Enabling or supporting what’s the difference? Don’t beat yourself up about it, it’s a question that comes
up often. These are terms that are very familiar to anyone living with addiction. The terms that we use
can be so important. For example, if we see our role as supportive it’s all good, but if we’re labeled an
enabler it’s assumed that we’re part of the problem. How does this distinction affect treatment
outcomes? How do these attitudes contribute to our bias and harmful ideas about substance use
complications? If our child or friend, patient or client, was suffering from a physical illness would we
have the same attitude, lay the same blame? Of course not, and we know that without support there’s
What we can’t understand or what we haven’t experienced evokes confusion and fear when what the
person desperately needs is compassion and support. People with substance disorders are usually well
into the problem before they seek help. Unfortunately, treatment outcomes would be so much more
positive if the addiction is caught and treated early. Feelings of shame and guilt that accompany the
humiliation of substance compel people to hide it for as long as they can.
Dr. John Kelly, an addiction researcher at Harvard and director of Massachusetts General Hospital’s
Recovery Research Institute, says that the language we use plays a critical role in avoiding the stigma
that keeps people from getting timely help. For Kelly, the term “abuse” implies a moral choice when we
know that it’s so much more complicated.
“The other thing we’ve learned in the last 25 to30 years is that chronic exposure to drugs in the brain
produces radical impairments and changes in neurocircuits of brains, in particular to do with reward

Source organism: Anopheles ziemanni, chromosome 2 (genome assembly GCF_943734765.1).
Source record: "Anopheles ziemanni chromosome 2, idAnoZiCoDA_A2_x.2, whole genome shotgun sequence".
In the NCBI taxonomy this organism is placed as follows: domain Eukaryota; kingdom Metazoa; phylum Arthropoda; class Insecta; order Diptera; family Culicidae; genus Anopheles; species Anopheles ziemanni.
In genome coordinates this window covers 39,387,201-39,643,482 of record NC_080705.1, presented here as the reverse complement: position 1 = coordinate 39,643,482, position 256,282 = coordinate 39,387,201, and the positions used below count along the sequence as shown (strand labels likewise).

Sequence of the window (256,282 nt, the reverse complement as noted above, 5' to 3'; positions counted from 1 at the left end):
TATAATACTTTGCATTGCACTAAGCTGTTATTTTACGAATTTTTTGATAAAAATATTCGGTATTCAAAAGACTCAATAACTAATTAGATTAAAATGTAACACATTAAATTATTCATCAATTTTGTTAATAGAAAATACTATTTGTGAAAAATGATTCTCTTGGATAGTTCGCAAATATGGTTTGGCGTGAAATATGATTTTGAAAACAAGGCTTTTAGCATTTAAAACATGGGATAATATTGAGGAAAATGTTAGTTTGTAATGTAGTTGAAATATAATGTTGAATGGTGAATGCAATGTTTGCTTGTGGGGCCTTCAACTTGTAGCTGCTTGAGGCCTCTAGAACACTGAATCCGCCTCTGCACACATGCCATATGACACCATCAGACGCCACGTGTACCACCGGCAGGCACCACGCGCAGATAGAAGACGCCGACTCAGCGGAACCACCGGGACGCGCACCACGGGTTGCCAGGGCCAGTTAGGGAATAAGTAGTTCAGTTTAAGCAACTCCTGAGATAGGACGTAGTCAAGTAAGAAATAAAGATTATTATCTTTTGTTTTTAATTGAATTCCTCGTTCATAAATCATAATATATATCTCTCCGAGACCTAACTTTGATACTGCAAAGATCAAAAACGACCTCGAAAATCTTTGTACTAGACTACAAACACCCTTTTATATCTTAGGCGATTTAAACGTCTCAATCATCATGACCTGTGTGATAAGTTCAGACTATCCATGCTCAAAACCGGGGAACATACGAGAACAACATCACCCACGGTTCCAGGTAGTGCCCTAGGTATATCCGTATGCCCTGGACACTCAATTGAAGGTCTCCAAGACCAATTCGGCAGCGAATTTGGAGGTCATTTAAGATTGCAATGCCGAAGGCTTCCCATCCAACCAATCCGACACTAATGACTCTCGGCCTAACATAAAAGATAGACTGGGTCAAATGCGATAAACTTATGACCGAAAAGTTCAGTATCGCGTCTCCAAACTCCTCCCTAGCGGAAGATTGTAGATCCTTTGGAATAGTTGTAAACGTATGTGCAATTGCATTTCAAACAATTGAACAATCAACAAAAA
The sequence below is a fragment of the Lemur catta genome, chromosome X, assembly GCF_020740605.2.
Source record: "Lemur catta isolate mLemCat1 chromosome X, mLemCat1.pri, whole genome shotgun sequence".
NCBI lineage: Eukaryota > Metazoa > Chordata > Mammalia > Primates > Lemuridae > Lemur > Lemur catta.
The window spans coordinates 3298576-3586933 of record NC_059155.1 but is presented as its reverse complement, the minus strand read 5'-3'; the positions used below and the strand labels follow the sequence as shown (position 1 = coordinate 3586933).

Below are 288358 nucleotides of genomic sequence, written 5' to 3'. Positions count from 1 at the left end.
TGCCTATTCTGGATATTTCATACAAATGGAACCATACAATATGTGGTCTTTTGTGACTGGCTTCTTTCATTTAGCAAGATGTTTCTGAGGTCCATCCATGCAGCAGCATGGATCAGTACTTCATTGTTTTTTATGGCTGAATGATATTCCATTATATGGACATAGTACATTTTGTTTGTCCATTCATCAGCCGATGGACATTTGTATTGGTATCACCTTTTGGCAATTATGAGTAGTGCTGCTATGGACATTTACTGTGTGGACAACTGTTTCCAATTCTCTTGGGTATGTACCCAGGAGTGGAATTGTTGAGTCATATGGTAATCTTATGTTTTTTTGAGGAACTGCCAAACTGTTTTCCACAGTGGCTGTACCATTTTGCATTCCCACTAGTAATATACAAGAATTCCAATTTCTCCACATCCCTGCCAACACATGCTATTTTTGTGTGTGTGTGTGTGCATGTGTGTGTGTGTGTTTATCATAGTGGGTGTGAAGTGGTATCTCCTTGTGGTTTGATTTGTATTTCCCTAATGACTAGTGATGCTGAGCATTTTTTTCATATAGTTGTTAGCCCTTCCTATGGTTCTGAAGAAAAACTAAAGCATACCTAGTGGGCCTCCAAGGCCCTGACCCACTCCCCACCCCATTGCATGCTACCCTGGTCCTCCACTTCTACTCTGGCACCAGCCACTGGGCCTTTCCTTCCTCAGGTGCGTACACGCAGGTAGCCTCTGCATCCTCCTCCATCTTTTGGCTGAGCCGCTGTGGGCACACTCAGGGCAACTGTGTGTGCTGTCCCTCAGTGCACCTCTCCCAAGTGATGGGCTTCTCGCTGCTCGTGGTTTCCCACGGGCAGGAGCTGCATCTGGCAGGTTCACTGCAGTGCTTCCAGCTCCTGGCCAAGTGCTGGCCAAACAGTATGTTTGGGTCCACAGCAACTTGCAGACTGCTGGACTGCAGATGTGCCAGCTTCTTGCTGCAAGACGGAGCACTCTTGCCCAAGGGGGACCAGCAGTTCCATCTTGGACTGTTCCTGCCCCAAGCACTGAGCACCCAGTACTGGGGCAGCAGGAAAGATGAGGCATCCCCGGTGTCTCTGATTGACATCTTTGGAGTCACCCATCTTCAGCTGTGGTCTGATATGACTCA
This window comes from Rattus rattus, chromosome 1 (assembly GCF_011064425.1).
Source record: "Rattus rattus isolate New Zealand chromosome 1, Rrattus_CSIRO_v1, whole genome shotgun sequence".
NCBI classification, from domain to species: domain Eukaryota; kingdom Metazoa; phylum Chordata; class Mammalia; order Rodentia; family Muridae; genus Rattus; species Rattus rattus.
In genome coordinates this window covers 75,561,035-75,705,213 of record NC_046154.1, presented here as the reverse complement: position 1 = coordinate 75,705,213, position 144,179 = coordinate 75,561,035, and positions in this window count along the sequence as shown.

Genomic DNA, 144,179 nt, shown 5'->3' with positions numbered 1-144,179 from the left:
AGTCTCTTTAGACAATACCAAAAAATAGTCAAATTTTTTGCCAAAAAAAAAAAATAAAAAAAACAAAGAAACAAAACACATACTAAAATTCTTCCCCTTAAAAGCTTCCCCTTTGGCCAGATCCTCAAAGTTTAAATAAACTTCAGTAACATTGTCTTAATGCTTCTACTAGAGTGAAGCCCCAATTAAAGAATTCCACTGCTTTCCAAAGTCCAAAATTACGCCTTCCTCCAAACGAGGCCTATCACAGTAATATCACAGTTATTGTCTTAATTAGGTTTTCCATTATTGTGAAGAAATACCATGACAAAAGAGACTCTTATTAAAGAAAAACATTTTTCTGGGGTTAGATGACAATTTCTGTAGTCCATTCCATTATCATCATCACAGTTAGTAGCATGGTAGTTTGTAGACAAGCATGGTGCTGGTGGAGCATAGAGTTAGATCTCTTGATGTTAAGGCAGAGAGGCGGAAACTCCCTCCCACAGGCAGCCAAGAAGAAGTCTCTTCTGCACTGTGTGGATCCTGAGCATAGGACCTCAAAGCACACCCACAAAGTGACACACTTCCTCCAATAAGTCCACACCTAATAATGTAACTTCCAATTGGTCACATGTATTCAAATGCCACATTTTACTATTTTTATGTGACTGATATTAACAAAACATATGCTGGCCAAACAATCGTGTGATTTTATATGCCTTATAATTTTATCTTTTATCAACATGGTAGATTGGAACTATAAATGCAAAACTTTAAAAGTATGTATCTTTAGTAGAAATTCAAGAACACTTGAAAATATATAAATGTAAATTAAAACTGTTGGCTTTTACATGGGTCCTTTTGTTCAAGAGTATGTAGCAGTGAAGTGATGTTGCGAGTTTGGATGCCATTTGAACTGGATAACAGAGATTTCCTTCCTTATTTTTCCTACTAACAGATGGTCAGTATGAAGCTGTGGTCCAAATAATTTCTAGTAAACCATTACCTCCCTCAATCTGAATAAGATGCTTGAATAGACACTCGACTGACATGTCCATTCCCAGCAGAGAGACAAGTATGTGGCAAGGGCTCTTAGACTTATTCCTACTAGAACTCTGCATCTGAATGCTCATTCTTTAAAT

and memory and motivation and impulse control and judgement. So these different cognitive
capacities are impaired so radically that it makes it very difficult for people, even when they want to,
to stop” –Dr. John Kelly
Dr. Kelly, the Office of National Drug Control Policy, and the International Society of Addiction Editors,
among many other experts in the field, are quickly becoming aware of how much language effects our
perception and our response.
“What we found was that when people were exposed to certain terms, for example, when people
were described as a substance abuser verses having a substance use disorder, people were more likely
to view the person as needing punishment as opposed to needing treatment, and these were
doctoral-level clinicians in the field.”-Dr. John Kelly
Bias created by the language we use may well lead to inferior care and less empathy and responsiveness
toward the patient. This reality makes them more susceptible to unbearable feelings of shame and guilt,
leading them to fear reaching out, and to lie about what and how much they’re using. Hey literally try to
hide from those who can help. Sadly, statistics show that only one in ten people with substance use
disorders get the help they need.
There is nobody who wants to experience a substance use disorder. Nothing is more frustrating than
watching a healthy human being destroy themselves and take grave chances with their very lives. Living
and working with people who’ve become drug dependent can be gruelling but for those of us who have
loved ones with substance use disorders there is no choice. If you’ve never experienced the cravings
induced by drugs, some literally designed to highjack our brains, you really have no idea of how
horrifying and all-consuming they are.